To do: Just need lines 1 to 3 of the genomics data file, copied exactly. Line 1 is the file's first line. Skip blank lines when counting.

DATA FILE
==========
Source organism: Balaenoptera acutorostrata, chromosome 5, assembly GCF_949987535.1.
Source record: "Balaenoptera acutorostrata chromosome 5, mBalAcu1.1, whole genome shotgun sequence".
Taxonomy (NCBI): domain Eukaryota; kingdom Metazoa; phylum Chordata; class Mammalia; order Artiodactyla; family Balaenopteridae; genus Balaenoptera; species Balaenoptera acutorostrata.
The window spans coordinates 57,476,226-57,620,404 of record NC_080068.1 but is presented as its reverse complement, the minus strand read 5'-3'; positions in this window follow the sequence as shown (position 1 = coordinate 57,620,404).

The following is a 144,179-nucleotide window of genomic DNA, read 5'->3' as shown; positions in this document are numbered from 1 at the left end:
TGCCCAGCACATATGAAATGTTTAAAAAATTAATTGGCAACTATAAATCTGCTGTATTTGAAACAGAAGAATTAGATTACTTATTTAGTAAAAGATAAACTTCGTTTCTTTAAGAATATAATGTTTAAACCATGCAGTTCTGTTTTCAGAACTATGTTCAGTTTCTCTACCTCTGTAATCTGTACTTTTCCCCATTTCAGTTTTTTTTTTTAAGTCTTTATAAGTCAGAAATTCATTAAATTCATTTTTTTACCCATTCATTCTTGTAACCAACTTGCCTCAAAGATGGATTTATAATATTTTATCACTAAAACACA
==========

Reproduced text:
Source organism: Balaenoptera acutorostrata, chromosome 5, assembly GCF_949987535.1.
Source record: "Balaenoptera acutorostrata chromosome 5, mBalAcu1.1, whole genome shotgun sequence".
Taxonomy (NCBI): domain Eukaryota; kingdom Metazoa; phylum Chordata; class Mammalia; order Artiodactyla; family Balaenopteridae; genus Balaenoptera; species Balaenoptera acutorostrata.